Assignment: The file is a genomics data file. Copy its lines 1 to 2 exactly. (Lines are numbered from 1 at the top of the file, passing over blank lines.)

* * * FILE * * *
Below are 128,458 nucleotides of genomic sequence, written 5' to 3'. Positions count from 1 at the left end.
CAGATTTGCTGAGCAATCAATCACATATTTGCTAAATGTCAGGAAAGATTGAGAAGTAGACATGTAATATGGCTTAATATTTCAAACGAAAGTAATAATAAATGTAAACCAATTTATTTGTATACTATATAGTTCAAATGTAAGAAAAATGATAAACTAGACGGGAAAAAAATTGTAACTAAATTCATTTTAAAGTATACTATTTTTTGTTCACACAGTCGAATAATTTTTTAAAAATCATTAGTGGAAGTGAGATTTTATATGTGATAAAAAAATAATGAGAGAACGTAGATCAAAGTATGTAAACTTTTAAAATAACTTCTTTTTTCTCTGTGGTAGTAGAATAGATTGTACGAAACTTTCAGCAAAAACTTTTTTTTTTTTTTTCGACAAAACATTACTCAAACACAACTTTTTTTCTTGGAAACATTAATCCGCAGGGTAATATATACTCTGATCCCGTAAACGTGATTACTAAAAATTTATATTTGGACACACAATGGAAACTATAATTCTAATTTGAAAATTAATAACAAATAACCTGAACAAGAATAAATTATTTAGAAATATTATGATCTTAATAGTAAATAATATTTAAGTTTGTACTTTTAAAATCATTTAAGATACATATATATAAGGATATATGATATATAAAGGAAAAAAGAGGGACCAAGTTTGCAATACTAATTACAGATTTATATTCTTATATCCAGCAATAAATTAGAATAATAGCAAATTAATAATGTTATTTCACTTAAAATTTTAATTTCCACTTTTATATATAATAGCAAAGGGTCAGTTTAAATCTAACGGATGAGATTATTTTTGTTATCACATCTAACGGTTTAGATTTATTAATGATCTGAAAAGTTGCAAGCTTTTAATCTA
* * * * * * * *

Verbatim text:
Below are 128,458 nucleotides of genomic sequence, written 5' to 3'. Positions count from 1 at the left end.
CAGATTTGCTGAGCAATCAATCACATATTTGCTAAATGTCAGGAAAGATTGAGAAGTAGACATGTAATATGGCTTAATATTTCAAACGAAAGTAATAATAAATGTAAACCAATTTATTTGTATACTATATAGTTCAAATGTAAGAAAAATGATAAACTAGACGGGAAAAAAATTGTAACTAAATTCATTTTAAAGTATACTATTTTTTGTTCACACAGTCGAATAATTTTTTAAAAATCATTAGTGGAAGTGAGATTTTATATGTGATAAAAAAATAATGAGAGAACGTAGATCAAAGTATGTAAACTTTTAAAATAACTTCTTTTTTCTCTGTGGTAGTAGAATAGATTGTACGAAACTTTCAGCAAAAACTTTTTTTTTTTTTTTCGACAAAACATTACTCAAACACAACTTTTTTTCTTGGAAACATTAATCCGCAGGGTAATATATACTCTGATCCCGTAAACGTGATTACTAAAAATTTATATTTGGACACACAATGGAAACTATAATTCTAATTTGAAAATTAATAACAAATAACCTGAACAAGAATAAATTATTTAGAAATATTATGATCTTAATAGTAAATAATATTTAAGTTTGTACTTTTAAAATCATTTAAGATACATATATATAAGGATATATGATATATAAAGGAAAAAAGAGGGACCAAGTTTGCAATACTAATTACAGATTTATATTCTTATATCCAGCAATAAATTAGAATAATAGCAAATTAATAATGTTATTTCACTTAAAATTTTAATTTCCACTTTTATATATAATAGCAAAGGGTCAGTTTAAATCTAACGGATGAGATTATTTTTGTTATCACATCTAACGGTTTAGATTTATTAATGATCTGAAAAGTTGCAAGCTTTTAATCTA